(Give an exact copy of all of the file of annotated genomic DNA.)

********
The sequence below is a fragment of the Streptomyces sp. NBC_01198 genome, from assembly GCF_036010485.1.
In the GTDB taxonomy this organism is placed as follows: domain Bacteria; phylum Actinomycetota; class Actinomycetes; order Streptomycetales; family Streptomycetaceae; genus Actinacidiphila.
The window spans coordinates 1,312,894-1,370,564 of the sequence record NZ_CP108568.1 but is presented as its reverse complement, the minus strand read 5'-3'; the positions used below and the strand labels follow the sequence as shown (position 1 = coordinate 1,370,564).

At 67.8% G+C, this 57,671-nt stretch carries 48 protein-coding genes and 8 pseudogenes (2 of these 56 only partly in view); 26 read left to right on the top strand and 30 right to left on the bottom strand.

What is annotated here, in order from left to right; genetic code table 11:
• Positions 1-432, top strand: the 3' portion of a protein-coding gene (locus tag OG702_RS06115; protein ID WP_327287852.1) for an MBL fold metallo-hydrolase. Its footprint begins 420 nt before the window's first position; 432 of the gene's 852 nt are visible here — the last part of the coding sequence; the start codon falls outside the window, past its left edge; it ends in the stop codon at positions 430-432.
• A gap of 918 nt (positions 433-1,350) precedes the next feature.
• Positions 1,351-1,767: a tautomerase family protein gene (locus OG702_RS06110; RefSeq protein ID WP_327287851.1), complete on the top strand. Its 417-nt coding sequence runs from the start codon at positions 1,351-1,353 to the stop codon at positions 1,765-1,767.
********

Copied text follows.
The sequence below is a fragment of the Streptomyces sp. NBC_01198 genome, from assembly GCF_036010485.1.
In the GTDB taxonomy this organism is placed as follows: domain Bacteria; phylum Actinomycetota; class Actinomycetes; order Streptomycetales; family Streptomycetaceae; genus Actinacidiphila.
The window spans coordinates 1,312,894-1,370,564 of the sequence record NZ_CP108568.1 but is presented as its reverse complement, the minus strand read 5'-3'; the positions used below and the strand labels follow the sequence as shown (position 1 = coordinate 1,370,564).

At 67.8% G+C, this 57,671-nt stretch carries 48 protein-coding genes and 8 pseudogenes (2 of these 56 only partly in view); 26 read left to right on the top strand and 30 right to left on the bottom strand.

What is annotated here, in order from left to right; genetic code table 11:
• Positions 1-432, top strand: the 3' portion of a protein-coding gene (locus tag OG702_RS06115; protein ID WP_327287852.1) for an MBL fold metallo-hydrolase. Its footprint begins 420 nt before the window's first position; 432 of the gene's 852 nt are visible here — the last part of the coding sequence; the start codon falls outside the window, past its left edge; it ends in the stop codon at positions 430-432.
• A gap of 918 nt (positions 433-1,350) precedes the next feature.
• Positions 1,351-1,767: a tautomerase family protein gene (locus OG702_RS06110; RefSeq protein ID WP_327287851.1), complete on the top strand. Its 417-nt coding sequence runs from the start codon at positions 1,351-1,353 to the stop codon at positions 1,765-1,767.